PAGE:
Saving for retirement when you’re self-employed can feel overwhelming. It’s tough to know which savings options are best for your unique situation. One option worth exploring is a pension for your small business (even if you’re the only employee).
Pensions are ideal retirement savings vehicles for several reasons. They provide protection from market ups and downs, they provide a consistent income during retirement, and they make retirement budgeting easier – because you’ll always know how much money you’ll receive from your pension benefit each month.
Additionally, pensions have several benefit options that you can elect when you retire:
- Lump sum
- Single life
- 50% joint and survivor
- 100% joint and survivor
- Life with 10 years certain
These different election options give you flexibility to provide retirement income for both you and, potentially, for your spouse during retirement.
This set-up is different from a traditional 401(k), or other retirement savings accounts. Defined contribution plans give you the option to save for retirement, but converting that savings into an ongoing monthly retirement income is entirely up to you when you retire. A pension, on the other hand, provides a consistent monthly benefit throughout your retirement, and your business pays into it rather than you having to contribute.
What Types of Pensions Are Available?
Defined benefit plans work just as a traditional pension at a larger corporation would. The business makes contributions for all eligible employees, and the employee pensions “vest” over the course of their employment. You can enroll in the defined benefit plan, and your employees can participate as well.
Contributions are tax-deductible for the business, and the benefits are taxed when they’re distributed to employees during retirement. However, unlike a defined contribution plan, contribution limits are much higher in traditional defined benefit plans as they are geared towards funding a stream of income and not just saving each year. You could potentially put upwards of $225,000/year (in 2019) into your defined benefit plan.
Additional Option to Consider: Cash Balance Pensions
It’s worth mentioning that you can also look into a cash balance pension for your business. They offer defined benefits to your business’s employees (even if that’s just you), but they show the balance in your pension as a “cash balance” like a 401(k) would, rather than a consistent monthly benefit.
A cash balance plan tends to be appealing to a younger employee because of the way their benefits are calculated. Traditional pensions calculate your benefits based on how much you’ve earned over the course of your career with a company, and how long you’ve worked there. Cash balance plans don’t follow this same calculation. Instead, they grow at a relatively even rate over the course of your career – so any contributions made during younger years have more time to accumulate interest.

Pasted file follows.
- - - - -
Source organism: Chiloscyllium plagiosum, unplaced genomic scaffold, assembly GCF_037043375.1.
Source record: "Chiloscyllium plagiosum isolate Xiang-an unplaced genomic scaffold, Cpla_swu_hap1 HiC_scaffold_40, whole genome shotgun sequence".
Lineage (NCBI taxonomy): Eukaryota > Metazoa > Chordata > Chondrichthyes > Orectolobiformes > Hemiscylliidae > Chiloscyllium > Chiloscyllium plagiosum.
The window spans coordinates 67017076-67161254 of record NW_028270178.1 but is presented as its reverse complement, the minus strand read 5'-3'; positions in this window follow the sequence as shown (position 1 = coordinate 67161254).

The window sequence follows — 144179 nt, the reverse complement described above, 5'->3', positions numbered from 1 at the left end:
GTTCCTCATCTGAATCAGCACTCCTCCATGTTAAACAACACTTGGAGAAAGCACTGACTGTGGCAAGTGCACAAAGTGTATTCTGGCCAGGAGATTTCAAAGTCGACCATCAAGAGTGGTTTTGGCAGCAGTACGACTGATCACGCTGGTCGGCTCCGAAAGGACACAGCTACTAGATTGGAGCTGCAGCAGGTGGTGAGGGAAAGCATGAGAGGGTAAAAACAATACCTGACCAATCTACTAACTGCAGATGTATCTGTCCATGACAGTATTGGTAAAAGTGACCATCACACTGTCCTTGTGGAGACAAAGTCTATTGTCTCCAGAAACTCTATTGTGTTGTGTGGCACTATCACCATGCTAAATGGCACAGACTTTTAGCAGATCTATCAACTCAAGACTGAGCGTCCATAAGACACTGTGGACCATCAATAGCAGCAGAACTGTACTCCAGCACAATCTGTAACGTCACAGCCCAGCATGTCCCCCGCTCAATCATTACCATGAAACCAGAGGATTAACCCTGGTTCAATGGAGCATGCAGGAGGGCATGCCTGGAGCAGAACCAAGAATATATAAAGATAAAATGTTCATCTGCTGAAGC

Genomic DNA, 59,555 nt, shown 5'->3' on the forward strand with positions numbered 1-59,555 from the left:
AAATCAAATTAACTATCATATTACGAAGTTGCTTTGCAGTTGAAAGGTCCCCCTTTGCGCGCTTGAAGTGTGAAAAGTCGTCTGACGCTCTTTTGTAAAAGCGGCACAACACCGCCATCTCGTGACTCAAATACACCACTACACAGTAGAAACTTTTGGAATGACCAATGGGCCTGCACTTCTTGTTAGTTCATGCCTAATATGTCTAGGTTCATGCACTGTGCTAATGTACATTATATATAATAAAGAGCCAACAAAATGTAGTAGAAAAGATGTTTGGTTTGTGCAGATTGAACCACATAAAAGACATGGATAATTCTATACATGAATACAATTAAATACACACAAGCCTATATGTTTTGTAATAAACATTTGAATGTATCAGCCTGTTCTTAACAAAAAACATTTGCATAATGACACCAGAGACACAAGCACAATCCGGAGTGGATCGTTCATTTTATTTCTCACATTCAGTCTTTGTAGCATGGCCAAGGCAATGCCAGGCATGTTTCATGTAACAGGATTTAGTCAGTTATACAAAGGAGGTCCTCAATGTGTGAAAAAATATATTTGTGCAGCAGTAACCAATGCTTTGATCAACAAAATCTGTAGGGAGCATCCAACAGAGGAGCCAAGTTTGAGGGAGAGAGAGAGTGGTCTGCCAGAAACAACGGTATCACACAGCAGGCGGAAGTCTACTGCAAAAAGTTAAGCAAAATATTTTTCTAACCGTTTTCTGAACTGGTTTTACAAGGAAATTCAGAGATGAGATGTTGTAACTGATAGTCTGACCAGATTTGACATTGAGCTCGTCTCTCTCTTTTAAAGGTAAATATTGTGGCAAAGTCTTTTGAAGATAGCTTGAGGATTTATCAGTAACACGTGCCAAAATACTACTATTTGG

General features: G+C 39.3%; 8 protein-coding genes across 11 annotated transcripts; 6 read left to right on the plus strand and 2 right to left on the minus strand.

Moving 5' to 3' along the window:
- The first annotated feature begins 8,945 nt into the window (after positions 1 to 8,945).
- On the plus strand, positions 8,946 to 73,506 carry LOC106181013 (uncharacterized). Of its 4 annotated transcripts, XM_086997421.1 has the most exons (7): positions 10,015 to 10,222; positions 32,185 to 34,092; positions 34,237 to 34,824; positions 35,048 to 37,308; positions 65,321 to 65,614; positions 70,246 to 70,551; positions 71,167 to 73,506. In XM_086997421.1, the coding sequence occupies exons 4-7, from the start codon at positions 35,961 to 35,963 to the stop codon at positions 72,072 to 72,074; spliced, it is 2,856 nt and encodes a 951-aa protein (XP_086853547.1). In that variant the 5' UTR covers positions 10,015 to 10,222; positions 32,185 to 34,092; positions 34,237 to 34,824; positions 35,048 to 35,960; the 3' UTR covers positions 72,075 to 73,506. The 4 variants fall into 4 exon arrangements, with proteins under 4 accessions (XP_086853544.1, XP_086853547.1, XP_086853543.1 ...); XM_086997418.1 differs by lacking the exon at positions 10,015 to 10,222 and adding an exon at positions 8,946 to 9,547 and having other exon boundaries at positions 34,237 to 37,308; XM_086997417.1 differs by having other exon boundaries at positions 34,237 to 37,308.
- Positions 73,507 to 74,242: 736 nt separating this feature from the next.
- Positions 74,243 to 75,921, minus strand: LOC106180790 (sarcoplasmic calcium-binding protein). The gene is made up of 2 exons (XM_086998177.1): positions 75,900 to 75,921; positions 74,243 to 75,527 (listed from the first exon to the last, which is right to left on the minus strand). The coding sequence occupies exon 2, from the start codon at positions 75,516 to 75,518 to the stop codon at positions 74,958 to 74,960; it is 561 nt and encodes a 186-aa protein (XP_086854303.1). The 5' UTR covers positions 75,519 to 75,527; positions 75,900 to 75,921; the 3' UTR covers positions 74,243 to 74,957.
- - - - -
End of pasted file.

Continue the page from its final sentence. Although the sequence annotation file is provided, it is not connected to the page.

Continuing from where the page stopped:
This is a fair option to consider, but because they don’t necessarily provide consistent monthly income, they may not be what you’re looking for. That being said, cash balance pension plans have a much higher contribution limit than even traditional defined benefit plans. Individuals who are older than 60 could potentially save over $261,000 each year.
Common Pension Misconceptions
When sitting down to speak with Nora Bethman, CEBS, QKA, ERPA, of National Employee Benefit Services, Inc. she mentioned that there are two consistent misconceptions that business owners make when considering a defined benefit plan for their business:
Misconception #1: Defined benefit plans are always the best option for business owners who want consistent income during retirement.
Defined benefit plans aren’t always in a business owner’s best interest. Their hefty required contributions can really put a dent in cash flow, and if you have a small business with several employees, they can get very expensive. 401(k)’s or other defined contribution plans have more flexibility – you’re able to contribute when you have the cash flow, and you’re not obligated to fund them each year.
However, defined benefit plans can be a good move for a business owner who is nearing retirement, and has the cash flow to support their contribution requirements. This is especially true if they’re self-employed and don’t have any additional employees. They can maximize a pension for their own use without worrying about the added expense of employees who would have to participate in their plan.
Misconception #2: Cash balance plans are best because they have such a big contribution limit and deduction availability.
According to Nora, cash balance plans are very popular right now because they’re a relatively new concept. But that doesn’t mean they’re your best bet when it comes to retirement planning. In fact, if you’re a relatively young business owner who is dealing with other financial problems (like student debt), your priorities may need to shift year-to-year.
Unfortunately, a lot of individuals who claim to be “financial planners” receive large commissions for selling cash balance plans – even if it isn’t right for the individual. This is where speaking with a consultant like Nora, or like myself, can help you get advice that’s always going to be in your best interest.
What’s Best For You?
It’s tough to know which pension plan is best for you as a self-employed individual. Generally speaking, having a pension option as well as another retirement savings vehicle – like an IRA or a 401(k) – can help you to diversify your savings and boost your overall yearly savings as you move toward retirement. If you have questions about how to find the best pension choice for you, contact me today. I’d love to walk you through your options.